Letters detail reasons for East Spencer police firings
By Karissa Minn
EAST SPENCER — The two head police officers in East Spencer were fired for trying to keep other town officials in the dark about departmental business, the town said in notices of dismissal released Thursday.
Police Chief Floyd Baldo and Assistant Police Chief Tim Wooten were fired July 20. Their dismissal notices dated July 18 are signed by East Spencer Mayor John Cowan and Town Clerk and interim Town Administrator Anneissa Hyde.
Both notices say Baldo and Wooten were fired because they “engaged in personal conduct detrimental to the town” that adversely affected the town of East Spencer’s budgeting ability.
According to Baldo’s dismissal letter, he failed to follow established town protocol when he gave an employment offer to James Garland Young. The document dated April 3 was labeled as an official action but had not been approved by the town board.
In the offer, Baldo said the town would recognize 493 hours of Young’s previously accrued sick leave time with the Kernersville Police Department, his dismissal letter said.
The town said this exceeded the scope of his authority as chief of police, and Baldo did not get approval from the board for the $6,688 liability, which would require a budget amendment.
“You are well aware of this procedure, because expenditures without advance board approval was a known issue in the discontinuance of the Governor’s Crime Control Grant as early as February, 2011,” the letter said.
Baldo also failed to seek advance approval from Hyde, who is considered a town budget officer, before sending any potential new hire for psychological evaluation, the notice said.
In addition, it said Baldo failed to properly supervise Wooten, a subordinate employee. It called his response to the assistant chief’s insubordination “woefully inadequate, due to the seriousness of the breach of chain of command.”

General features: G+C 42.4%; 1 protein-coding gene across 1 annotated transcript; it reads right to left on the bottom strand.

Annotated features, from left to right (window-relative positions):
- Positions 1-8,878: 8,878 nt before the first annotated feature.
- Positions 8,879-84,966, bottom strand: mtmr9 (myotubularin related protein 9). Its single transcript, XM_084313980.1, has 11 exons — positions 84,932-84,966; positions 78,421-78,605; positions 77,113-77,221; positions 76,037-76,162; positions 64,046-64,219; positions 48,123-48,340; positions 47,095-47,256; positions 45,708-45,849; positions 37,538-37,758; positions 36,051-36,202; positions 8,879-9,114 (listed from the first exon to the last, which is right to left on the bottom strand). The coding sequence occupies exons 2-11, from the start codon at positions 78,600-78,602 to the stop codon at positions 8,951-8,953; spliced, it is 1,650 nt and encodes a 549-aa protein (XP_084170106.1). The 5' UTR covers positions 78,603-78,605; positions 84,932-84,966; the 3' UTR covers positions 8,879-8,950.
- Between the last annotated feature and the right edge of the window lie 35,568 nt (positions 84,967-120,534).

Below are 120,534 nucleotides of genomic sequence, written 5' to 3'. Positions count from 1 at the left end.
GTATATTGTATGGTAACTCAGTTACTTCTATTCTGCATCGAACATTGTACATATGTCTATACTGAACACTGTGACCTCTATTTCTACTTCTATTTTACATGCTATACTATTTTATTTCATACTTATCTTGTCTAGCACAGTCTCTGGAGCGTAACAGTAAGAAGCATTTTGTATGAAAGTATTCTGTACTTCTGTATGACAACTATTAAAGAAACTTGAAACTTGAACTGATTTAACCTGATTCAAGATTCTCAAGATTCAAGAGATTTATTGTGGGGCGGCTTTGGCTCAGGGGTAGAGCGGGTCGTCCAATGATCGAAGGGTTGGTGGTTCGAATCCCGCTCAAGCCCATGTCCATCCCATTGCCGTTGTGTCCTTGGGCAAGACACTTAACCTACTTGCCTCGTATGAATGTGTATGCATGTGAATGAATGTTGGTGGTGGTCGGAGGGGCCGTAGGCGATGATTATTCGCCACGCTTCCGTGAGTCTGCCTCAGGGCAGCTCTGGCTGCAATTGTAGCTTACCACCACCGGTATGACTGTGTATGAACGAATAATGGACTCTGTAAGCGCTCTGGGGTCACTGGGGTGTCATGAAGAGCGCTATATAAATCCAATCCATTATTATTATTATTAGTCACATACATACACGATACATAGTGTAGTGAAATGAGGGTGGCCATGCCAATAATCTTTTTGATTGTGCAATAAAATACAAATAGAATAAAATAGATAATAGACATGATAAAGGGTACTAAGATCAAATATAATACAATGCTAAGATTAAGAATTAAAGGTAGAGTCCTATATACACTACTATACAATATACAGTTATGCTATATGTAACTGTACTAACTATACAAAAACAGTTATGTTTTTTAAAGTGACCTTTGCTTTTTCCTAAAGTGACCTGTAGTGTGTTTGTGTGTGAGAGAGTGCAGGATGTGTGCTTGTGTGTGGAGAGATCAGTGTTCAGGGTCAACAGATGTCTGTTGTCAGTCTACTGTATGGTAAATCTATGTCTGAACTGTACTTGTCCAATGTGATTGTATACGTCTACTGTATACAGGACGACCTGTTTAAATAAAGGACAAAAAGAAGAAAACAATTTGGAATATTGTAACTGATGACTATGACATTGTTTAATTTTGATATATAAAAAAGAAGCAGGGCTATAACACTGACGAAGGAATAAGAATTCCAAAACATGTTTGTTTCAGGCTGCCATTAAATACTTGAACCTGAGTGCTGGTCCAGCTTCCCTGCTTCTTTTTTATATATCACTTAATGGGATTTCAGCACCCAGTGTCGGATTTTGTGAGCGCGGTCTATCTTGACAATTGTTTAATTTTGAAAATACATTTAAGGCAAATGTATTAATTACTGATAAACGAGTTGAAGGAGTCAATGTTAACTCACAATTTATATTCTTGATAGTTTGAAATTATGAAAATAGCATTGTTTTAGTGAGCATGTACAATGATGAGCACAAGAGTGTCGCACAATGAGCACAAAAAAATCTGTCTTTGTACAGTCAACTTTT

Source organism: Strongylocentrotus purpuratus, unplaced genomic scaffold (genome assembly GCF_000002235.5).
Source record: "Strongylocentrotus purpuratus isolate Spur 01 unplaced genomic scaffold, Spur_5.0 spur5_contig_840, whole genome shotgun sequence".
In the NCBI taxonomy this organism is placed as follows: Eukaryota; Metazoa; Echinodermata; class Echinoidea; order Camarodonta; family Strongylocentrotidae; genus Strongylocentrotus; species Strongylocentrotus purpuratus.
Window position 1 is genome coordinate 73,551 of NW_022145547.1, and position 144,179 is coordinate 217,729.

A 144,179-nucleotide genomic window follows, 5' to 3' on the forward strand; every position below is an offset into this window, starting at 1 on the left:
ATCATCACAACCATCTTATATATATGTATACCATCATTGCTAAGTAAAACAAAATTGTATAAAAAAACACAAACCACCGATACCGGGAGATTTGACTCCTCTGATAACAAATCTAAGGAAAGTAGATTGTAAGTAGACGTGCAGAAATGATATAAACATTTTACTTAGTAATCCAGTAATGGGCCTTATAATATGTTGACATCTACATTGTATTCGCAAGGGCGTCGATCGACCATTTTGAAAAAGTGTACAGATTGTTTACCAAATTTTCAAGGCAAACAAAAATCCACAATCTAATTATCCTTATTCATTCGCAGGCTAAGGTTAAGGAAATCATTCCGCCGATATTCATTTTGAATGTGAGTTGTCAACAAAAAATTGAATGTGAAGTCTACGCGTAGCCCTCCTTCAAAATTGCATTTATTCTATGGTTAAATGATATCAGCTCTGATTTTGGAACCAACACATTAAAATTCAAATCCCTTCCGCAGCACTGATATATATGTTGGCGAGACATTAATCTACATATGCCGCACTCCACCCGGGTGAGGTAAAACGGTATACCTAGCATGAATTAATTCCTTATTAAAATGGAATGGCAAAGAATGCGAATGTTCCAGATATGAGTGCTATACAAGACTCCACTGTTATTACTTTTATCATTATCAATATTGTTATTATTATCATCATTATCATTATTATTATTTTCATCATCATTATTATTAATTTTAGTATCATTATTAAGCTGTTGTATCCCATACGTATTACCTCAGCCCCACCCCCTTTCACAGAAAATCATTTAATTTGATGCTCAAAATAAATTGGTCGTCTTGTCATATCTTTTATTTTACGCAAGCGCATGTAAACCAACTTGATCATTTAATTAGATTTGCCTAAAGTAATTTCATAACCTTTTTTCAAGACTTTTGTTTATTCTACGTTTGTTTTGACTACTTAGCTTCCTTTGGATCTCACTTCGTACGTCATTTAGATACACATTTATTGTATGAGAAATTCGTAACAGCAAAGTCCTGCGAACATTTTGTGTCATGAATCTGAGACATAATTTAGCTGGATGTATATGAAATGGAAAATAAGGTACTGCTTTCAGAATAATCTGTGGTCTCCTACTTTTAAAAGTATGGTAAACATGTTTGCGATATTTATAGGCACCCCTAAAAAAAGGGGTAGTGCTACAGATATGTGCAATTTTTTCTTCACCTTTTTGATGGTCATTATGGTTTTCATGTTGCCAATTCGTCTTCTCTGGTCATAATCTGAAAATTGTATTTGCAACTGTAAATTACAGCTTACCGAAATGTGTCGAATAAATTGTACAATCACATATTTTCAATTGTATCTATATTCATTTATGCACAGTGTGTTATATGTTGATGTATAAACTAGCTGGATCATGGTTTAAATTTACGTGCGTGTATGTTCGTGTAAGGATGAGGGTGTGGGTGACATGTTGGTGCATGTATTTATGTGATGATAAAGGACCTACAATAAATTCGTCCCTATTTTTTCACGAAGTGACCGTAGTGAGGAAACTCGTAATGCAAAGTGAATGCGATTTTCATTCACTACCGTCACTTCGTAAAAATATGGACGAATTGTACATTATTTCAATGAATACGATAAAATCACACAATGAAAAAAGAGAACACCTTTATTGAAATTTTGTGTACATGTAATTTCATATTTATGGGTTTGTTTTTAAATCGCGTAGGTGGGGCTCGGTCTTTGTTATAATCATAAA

That insubordination is the subject of Wooten’s dismissal letter.
The week before the notice was written, it says, Wooten withheld police department scheduling information from Hyde when she asked for it multiple times.
“Your response implied that there was some unknown security concern that sharing this information with the interim town administrator would compromise the town’s law enforcement abilities by enabling lawbreakers to know when and how many officers are scheduled to be on duty,” the letter said.
According to the notice, Wooten also refused to let Hyde sit in on a police procedures discussion regarding a workers compensation claim, which did not involve any police investigation.
Both letters stressed the importance of proper monitoring and approval of expenses to keeping the town within its budget.
After Baldo and Wooten were fired two weeks ago, the town of East Spencer appointed Darren Westmoreland acting police chief.
Not mentioned in the dismissal notices were two wrongful termination lawsuits filed against the town this summer by two of its former police officers.
Jason Sawyer filed suit on June 30. He alleges Baldo fired him due to religious discrimination, as well as in retaliation for filing a workers’ compensation claim and/or for filing a complaint with the Rowan County District Attorney’s Office.
On July 15, Cassandra Rankin also filed suit, claiming she was both harassed and fired because of her sex and race.
Contact reporter Karissa Minn at 704-797-4222.